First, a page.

You want to launch your own clothing line to sell on Amazon, but you’re not sure where to begin. A number of sellers have seen significant success with the Clothing category on Amazon. Apparel not only can host high margins, but it also allows you to create a distinctive product with little need for invention.

However, this doesn’t make apparel a low investment business. In fact, sourcing and selling apparel can be a significant cost, time, and energy expenditure. With high rewards, though, it’s worth taking the leap into apparel and textiles.

But how do you get started?

Below we’ll go through each step to consider when starting your textile sourcing overseas.

1. Determine how you’ll source fabric.

There are two key ways to source your raw materials for production: through your manufacturer or direct from a fabric supplier.

Most manufacturers have relationships with materials suppliers. This means you can partner with a factory to produce your goods, and they will be able to source your textiles and materials for your products.

While this can be convenient, you can run into some problems. You could have the best manufacturer in the world, but their sources may not have the same high-level quality management system. This means you can have quality concerns and social compliance violations along your supply chain—even without your knowledge or control.

If you allow your manufacturer to source your materials, you should set and maintain specific standards that your factory must follow. They must understand that the quality of the raw materials is their responsibility.

Fabric source

Because of the concerns of not choosing your own materials sourcer, we often recommend partnering also with a separate fabric and materials sources. This means you choose the specific sources for your textiles. You have a direct relationship with the source, so you have greater control over the quality of goods and specifications of fabric.

Your fabrics supplier then sends the materials to your apparel manufacturer, who will then produce and finalize those goods you’ll sell on Amazon. This likely means you’ll want your material supplier and your manufacturing partner to be in the same country, like China, to reduce shipping costs and lead times.

The alternative is to work with a sourcing firm like Ask Idea Sourcing. We are able to partner you with the best manufacturers and fabric suppliers to ensure quality goods with cost-effective solutions. Learn more about our supplier assessments here.

Sourcing Fashion, Apparel, and Textiles 101 rolls of fabric against white wall

2. Choose the fabric.

What kind of fabric will you need? This is the primary factor when choosing a supplier. Pick the fabrics you’ll need and then find fabric suppliers who offer those fabrics for the best quality at the lowest price.

You may also want to consider the future growth of your business. If you plan to scale in the future, you might want to choose a supplier that not only specializes in your current fabric needs but also has the ability to provide additional fabrics as well.

However, this isn’t always necessary. You can also choose fabric sources based on specialty, like material or durability. You can source fabrics from 10 different suppliers, and those goods are all sent to a single factory for production purposes. It’s more important to have a single manufacturing partner to scale with your business, as you can always outsource fabrics and accessories to additional sources.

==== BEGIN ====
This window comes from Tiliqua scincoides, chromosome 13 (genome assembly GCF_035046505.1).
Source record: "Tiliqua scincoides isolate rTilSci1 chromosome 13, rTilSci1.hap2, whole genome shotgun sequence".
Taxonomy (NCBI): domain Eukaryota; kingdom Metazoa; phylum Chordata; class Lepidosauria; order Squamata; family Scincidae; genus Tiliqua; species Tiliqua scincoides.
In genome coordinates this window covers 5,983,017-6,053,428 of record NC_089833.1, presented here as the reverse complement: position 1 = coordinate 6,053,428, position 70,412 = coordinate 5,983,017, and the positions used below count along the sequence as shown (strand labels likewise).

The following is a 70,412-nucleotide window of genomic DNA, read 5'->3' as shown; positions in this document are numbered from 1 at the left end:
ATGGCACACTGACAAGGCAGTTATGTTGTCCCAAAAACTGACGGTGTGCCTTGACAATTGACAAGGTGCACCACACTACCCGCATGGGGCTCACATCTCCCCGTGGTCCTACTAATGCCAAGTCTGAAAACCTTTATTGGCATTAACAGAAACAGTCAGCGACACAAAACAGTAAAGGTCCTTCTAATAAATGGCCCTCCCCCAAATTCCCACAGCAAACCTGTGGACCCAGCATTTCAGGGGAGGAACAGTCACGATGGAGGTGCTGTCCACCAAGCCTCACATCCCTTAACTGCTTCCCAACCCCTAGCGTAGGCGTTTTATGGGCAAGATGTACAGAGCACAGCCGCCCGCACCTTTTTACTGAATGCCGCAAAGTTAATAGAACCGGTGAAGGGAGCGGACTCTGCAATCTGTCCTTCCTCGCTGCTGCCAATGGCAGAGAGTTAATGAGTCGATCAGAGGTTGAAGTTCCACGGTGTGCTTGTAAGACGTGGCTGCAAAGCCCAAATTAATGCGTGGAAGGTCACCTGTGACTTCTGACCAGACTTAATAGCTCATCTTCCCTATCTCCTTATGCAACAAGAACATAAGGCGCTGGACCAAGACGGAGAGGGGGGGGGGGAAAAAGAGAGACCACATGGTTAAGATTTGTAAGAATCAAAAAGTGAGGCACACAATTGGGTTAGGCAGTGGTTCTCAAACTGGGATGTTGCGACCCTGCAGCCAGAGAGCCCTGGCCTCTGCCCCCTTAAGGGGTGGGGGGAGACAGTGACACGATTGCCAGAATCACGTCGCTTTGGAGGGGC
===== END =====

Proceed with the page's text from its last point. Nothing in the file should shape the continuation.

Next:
3. Consider the source.

The “source” is where your fabric comes from.

You want your fabric supplier as close to the source as possible. This helps cut out middlemen, thus reducing costs, chemical additions, and quality concerns. The closer you get materials from the source, the more “raw” and usable the material is.

Textile sourcing is critical in today’s competitive apparel market. Consumers are more conscious of the goods they’re buying and putting on their bodies. Customers care about where their fabric is sourced, ecause it has a direct influence on their health and social impact.

Customers care about two key factors in fabric sourcing:

  1. The chemicals on their clothes
  2. Social compliance

Chemicals

If your goods have a number of chemicals, this can start to irritate customer’s skin or cause health concerns. Even one lawsuit or complaint can cost you your entire business.

Chemicals can have smaller—yet still detrimental— effects as well. For example, unsafe dyes can rub off on customers and leave color on the skin. Or some chemicals might give off an unpleasant smell during unpacking. These “small” concerns can still cause a high rate of return, a number of negative reviews, Amazon complaints, a low seller ranking, and even suspension on Amazon.

With enough of these quality concerns, you can be launched into a negative cycle that kills your Amazon business.

Thus, it’s critical that you fully understand the safety standards for chemicals and textiles. In the United States, these standards are under the Federal Hazardous Substances Act (FHSA). This regulates certain substances to protect Americans from high levels of unsafe chemicals, like formaldehyde, AZO-colors, and asbestos.

It’s important to note that a lot of Chinese fabric sources and manufacturers, especially small ones, don’t know the regulated substances going into their textiles. Often, this is a deep-rooted problem that goes beyond your manufacturer—back to the source of the fabric.

This is why we often recommend working directly with a fabric source, so you can better maintain quality standards. You could also work with a sourcing firm, who can be present on the ground at the fabric supplier to ensure high-level quality inspections throughout the process.

Social compliance

Social compliance is the process of sourcing from socially conscious suppliers. This means these suppliers meet certain working and environmental conditions. Today’s customer is beginning to ask: where is my product coming from?